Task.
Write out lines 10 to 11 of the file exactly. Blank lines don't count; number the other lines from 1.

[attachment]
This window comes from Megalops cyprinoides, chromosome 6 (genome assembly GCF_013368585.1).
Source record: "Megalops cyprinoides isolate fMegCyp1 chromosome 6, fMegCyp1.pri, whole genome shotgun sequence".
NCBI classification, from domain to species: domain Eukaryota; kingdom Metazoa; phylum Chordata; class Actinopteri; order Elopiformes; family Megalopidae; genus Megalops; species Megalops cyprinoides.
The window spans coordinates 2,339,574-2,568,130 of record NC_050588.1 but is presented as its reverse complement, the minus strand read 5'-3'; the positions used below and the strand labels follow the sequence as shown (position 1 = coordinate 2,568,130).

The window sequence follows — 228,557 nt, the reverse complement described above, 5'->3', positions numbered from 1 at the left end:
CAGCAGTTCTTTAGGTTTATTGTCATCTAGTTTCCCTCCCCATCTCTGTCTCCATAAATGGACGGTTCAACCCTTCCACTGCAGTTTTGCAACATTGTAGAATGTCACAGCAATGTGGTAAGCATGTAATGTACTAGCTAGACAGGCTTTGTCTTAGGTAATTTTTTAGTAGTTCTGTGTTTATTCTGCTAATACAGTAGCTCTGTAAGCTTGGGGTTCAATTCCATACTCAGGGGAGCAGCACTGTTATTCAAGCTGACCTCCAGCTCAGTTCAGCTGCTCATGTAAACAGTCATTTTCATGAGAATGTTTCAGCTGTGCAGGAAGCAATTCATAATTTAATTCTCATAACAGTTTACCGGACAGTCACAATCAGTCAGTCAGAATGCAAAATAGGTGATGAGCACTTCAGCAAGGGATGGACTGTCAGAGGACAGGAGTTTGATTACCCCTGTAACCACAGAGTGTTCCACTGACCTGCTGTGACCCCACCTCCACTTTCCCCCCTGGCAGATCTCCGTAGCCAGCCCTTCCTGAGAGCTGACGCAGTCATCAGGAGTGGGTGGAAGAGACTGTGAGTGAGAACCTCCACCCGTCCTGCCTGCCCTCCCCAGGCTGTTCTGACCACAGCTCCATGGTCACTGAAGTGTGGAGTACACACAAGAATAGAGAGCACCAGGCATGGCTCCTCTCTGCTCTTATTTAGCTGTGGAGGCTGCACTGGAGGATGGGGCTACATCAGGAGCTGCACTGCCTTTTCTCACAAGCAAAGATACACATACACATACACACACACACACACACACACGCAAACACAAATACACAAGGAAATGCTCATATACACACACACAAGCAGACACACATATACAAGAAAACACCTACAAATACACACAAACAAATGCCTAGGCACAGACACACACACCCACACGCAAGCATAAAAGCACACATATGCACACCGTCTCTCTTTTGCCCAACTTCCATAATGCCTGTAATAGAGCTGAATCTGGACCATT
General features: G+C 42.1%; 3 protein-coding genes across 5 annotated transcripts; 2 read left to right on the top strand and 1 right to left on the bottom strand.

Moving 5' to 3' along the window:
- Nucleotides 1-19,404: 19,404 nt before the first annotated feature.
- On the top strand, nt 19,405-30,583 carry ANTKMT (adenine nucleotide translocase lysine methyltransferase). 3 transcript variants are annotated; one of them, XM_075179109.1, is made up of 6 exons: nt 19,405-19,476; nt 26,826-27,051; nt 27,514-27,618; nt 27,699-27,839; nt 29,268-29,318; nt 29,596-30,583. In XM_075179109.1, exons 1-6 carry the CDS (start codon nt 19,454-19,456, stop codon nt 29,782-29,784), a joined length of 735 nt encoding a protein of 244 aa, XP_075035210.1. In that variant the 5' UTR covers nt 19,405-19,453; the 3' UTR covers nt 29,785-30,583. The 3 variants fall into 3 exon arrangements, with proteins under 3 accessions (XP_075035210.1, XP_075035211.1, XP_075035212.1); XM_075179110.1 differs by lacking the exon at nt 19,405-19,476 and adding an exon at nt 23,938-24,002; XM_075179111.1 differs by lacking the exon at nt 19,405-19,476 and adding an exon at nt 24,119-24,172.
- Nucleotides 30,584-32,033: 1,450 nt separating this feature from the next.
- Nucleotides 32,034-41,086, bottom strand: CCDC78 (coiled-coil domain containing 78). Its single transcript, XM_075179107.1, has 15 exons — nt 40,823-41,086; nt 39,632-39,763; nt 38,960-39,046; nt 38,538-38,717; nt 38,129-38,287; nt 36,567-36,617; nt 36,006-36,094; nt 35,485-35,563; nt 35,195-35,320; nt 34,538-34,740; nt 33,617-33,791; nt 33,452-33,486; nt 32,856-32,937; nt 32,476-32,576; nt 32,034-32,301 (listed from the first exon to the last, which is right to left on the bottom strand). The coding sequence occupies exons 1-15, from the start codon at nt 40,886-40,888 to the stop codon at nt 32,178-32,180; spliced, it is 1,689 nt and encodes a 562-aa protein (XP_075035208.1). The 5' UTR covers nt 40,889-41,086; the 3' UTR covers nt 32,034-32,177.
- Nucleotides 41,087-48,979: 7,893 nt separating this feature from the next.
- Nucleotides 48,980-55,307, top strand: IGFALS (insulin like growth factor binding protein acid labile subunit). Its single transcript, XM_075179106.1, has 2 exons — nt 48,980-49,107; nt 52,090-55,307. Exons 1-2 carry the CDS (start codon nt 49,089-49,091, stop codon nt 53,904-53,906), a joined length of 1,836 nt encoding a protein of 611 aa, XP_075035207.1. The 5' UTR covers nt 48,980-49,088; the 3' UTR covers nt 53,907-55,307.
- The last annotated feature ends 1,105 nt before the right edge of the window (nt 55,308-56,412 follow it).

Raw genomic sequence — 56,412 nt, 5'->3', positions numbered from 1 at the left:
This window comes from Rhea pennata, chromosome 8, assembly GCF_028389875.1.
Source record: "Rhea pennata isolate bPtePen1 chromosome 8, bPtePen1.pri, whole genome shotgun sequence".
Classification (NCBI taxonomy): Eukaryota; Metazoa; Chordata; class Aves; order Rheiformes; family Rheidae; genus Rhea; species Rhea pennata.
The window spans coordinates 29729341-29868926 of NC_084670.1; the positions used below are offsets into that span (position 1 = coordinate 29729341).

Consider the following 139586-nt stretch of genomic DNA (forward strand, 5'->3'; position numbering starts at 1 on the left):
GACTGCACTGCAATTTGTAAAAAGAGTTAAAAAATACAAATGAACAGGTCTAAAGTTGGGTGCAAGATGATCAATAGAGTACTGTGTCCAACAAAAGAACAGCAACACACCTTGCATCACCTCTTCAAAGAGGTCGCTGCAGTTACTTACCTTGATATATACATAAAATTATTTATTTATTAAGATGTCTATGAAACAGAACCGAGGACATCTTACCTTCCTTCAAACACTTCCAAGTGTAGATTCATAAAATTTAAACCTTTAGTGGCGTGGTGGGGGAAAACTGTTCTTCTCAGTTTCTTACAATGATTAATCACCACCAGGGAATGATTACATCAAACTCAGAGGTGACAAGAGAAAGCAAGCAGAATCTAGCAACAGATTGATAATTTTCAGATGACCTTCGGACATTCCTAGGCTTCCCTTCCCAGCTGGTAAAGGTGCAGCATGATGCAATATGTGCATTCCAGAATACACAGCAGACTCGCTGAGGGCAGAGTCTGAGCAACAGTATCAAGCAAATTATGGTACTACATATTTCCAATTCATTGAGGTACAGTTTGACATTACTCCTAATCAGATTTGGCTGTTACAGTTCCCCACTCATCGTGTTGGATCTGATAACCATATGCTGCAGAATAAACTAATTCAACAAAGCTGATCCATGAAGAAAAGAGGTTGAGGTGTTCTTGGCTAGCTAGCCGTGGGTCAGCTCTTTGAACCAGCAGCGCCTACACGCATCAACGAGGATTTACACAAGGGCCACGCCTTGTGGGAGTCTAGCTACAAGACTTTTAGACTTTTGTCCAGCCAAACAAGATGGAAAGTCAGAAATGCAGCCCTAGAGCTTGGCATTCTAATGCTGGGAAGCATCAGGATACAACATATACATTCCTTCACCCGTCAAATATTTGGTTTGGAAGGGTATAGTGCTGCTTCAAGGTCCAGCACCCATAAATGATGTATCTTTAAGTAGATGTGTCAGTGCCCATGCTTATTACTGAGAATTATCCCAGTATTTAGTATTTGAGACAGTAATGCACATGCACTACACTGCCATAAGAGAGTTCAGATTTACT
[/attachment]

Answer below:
- On the top strand, nt 19,405-30,583 carry ANTKMT (adenine nucleotide translocase lysine methyltransferase). 3 transcript variants are annotated; one of them, XM_075179109.1, is made up of 6 exons: nt 19,405-19,476; nt 26,826-27,051; nt 27,514-27,618; nt 27,699-27,839; nt 29,268-29,318; nt 29,596-30,583. In XM_075179109.1, exons 1-6 carry the CDS (start codon nt 19,454-19,456, stop codon nt 29,782-29,784), a joined length of 735 nt encoding a protein of 244 aa, XP_075035210.1. In that variant the 5' UTR covers nt 19,405-19,453; the 3' UTR covers nt 29,785-30,583. The 3 variants fall into 3 exon arrangements, with proteins under 3 accessions (XP_075035210.1, XP_075035211.1, XP_075035212.1); XM_075179110.1 differs by lacking the exon at nt 19,405-19,476 and adding an exon at nt 23,938-24,002; XM_075179111.1 differs by lacking the exon at nt 19,405-19,476 and adding an exon at nt 24,119-24,172.
- Nucleotides 30,584-32,033: 1,450 nt separating this feature from the next.